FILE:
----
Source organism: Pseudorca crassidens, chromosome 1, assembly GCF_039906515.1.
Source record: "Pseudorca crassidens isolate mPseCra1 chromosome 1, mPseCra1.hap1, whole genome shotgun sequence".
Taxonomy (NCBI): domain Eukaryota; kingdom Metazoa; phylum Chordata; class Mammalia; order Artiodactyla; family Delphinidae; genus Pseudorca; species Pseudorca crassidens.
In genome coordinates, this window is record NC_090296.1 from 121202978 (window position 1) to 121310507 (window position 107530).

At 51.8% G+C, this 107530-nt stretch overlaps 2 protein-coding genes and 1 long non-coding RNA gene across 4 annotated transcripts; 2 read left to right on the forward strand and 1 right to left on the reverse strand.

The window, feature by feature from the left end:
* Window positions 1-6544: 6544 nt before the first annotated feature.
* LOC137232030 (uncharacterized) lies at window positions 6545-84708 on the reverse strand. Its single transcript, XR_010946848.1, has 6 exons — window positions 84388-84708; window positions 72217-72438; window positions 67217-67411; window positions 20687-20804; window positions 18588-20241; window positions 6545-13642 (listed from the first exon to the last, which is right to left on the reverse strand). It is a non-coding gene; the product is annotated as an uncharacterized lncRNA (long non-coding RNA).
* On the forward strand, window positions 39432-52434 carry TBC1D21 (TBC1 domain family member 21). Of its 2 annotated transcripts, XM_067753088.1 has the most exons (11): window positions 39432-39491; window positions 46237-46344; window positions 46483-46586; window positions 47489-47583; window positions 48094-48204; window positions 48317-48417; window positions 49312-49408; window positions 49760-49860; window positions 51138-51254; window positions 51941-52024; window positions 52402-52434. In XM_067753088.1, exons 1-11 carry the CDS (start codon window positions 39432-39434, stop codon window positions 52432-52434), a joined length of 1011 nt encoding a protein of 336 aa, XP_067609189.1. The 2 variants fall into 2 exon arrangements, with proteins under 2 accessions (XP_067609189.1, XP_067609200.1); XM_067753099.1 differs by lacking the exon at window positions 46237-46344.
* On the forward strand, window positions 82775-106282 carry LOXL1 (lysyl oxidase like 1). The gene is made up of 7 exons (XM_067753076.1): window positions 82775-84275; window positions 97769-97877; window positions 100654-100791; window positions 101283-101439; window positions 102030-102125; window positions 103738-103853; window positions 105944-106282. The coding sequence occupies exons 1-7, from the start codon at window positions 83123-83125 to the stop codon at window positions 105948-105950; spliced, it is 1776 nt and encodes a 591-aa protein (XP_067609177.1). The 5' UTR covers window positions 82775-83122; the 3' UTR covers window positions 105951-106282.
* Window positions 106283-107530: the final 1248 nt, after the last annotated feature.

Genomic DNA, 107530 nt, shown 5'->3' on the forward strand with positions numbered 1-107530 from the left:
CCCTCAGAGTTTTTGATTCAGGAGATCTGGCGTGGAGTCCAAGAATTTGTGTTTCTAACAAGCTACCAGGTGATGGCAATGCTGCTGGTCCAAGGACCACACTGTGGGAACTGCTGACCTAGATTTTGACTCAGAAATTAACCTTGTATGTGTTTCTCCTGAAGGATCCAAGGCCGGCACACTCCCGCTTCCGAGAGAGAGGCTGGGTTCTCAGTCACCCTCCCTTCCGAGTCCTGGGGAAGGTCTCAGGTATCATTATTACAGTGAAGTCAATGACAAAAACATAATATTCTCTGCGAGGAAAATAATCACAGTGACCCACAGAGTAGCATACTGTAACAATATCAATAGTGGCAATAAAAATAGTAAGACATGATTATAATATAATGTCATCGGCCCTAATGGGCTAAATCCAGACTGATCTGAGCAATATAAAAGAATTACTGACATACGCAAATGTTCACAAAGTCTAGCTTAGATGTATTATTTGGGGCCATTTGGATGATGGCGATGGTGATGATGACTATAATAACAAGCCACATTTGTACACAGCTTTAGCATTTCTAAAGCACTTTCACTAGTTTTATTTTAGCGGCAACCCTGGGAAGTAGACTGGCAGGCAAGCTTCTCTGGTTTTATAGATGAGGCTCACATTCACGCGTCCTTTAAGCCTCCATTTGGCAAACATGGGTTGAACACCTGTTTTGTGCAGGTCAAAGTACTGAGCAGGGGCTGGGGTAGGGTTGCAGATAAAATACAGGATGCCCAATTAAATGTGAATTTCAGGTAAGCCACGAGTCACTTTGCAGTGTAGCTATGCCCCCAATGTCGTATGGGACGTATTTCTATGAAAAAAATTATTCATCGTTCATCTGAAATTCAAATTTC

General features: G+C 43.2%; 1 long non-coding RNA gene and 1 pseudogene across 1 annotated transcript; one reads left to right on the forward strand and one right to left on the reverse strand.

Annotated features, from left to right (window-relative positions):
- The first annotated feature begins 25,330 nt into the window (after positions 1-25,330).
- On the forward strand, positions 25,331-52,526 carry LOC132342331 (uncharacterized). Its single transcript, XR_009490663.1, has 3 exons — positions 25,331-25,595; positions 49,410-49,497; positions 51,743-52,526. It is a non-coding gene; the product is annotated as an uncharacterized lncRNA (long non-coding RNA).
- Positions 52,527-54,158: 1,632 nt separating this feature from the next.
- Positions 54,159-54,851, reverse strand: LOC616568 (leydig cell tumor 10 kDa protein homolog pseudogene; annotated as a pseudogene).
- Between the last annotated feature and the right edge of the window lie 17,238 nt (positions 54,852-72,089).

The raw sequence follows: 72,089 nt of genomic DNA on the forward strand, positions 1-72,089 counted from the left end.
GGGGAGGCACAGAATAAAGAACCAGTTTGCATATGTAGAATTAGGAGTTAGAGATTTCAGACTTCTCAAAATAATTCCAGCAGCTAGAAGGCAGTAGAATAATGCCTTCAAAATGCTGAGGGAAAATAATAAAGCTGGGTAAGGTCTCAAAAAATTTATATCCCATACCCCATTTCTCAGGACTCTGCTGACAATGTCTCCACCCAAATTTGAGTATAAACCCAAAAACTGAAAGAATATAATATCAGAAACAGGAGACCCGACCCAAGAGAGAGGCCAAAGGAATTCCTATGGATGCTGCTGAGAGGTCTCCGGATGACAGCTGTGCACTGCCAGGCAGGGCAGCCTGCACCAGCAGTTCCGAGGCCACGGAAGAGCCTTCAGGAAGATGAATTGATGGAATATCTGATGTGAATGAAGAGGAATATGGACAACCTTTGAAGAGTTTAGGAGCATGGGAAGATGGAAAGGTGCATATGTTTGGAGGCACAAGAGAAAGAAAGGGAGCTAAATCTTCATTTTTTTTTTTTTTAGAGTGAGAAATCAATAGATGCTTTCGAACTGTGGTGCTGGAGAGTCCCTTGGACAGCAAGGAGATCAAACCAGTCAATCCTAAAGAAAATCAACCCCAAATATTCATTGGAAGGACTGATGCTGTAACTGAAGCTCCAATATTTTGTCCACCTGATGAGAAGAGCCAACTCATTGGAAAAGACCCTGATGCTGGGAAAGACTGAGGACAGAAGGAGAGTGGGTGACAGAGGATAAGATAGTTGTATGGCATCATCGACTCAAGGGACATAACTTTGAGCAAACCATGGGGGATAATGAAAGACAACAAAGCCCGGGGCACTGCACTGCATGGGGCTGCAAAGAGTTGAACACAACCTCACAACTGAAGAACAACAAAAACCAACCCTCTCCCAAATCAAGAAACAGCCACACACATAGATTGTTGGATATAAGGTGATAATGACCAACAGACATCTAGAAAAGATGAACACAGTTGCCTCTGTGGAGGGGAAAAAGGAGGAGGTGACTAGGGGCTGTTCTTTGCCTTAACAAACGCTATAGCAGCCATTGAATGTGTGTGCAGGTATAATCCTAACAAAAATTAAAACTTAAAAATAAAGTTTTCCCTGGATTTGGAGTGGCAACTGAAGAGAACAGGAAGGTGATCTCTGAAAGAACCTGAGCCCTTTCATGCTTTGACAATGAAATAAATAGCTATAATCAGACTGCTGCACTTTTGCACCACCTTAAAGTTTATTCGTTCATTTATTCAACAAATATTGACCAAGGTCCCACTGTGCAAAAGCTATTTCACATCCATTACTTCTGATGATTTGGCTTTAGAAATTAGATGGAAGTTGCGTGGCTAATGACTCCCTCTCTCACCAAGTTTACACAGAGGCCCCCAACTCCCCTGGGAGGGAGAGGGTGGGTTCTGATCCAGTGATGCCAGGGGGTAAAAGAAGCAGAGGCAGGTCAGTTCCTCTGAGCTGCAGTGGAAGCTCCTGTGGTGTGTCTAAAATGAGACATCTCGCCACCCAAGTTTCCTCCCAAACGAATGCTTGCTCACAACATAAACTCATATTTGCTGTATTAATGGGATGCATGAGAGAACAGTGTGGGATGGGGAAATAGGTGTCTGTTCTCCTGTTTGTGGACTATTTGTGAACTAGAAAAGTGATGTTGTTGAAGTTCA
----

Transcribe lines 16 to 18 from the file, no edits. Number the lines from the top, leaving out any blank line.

- The first annotated feature begins 25,330 nt into the window (after positions 1-25,330).
- On the forward strand, positions 25,331-52,526 carry LOC132342331 (uncharacterized). Its single transcript, XR_009490663.1, has 3 exons — positions 25,331-25,595; positions 49,410-49,497; positions 51,743-52,526. It is a non-coding gene; the product is annotated as an uncharacterized lncRNA (long non-coding RNA).
- Positions 52,527-54,158: 1,632 nt separating this feature from the next.